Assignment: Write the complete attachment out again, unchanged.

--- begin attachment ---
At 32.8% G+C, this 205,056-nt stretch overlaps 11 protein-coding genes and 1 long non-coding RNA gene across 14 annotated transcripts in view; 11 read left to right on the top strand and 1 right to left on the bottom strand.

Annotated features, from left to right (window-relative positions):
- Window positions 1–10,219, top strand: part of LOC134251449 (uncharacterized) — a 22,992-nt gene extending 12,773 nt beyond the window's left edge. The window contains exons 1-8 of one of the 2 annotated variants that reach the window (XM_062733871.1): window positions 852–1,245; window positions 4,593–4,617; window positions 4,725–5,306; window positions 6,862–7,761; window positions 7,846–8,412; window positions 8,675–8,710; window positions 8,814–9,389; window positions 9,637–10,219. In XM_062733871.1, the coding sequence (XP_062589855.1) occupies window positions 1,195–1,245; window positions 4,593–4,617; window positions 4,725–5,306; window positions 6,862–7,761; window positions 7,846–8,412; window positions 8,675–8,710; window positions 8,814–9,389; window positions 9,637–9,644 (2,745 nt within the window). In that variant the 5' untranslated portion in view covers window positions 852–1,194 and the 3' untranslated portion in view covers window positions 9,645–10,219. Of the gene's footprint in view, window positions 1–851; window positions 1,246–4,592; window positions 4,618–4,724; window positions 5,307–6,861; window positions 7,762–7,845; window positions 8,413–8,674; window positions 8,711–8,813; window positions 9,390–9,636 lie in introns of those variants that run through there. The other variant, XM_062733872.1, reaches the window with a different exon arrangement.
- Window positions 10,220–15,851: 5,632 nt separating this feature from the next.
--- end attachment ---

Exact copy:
At 32.8% G+C, this 205,056-nt stretch overlaps 11 protein-coding genes and 1 long non-coding RNA gene across 14 annotated transcripts in view; 11 read left to right on the top strand and 1 right to left on the bottom strand.

Annotated features, from left to right (window-relative positions):
- Window positions 1–10,219, top strand: part of LOC134251449 (uncharacterized) — a 22,992-nt gene extending 12,773 nt beyond the window's left edge. The window contains exons 1-8 of one of the 2 annotated variants that reach the window (XM_062733871.1): window positions 852–1,245; window positions 4,593–4,617; window positions 4,725–5,306; window positions 6,862–7,761; window positions 7,846–8,412; window positions 8,675–8,710; window positions 8,814–9,389; window positions 9,637–10,219. In XM_062733871.1, the coding sequence (XP_062589855.1) occupies window positions 1,195–1,245; window positions 4,593–4,617; window positions 4,725–5,306; window positions 6,862–7,761; window positions 7,846–8,412; window positions 8,675–8,710; window positions 8,814–9,389; window positions 9,637–9,644 (2,745 nt within the window). In that variant the 5' untranslated portion in view covers window positions 852–1,194 and the 3' untranslated portion in view covers window positions 9,645–10,219. Of the gene's footprint in view, window positions 1–851; window positions 1,246–4,592; window positions 4,618–4,724; window positions 5,307–6,861; window positions 7,762–7,845; window positions 8,413–8,674; window positions 8,711–8,813; window positions 9,390–9,636 lie in introns of those variants that run through there. The other variant, XM_062733872.1, reaches the window with a different exon arrangement.
- Window positions 10,220–15,851: 5,632 nt separating this feature from the next.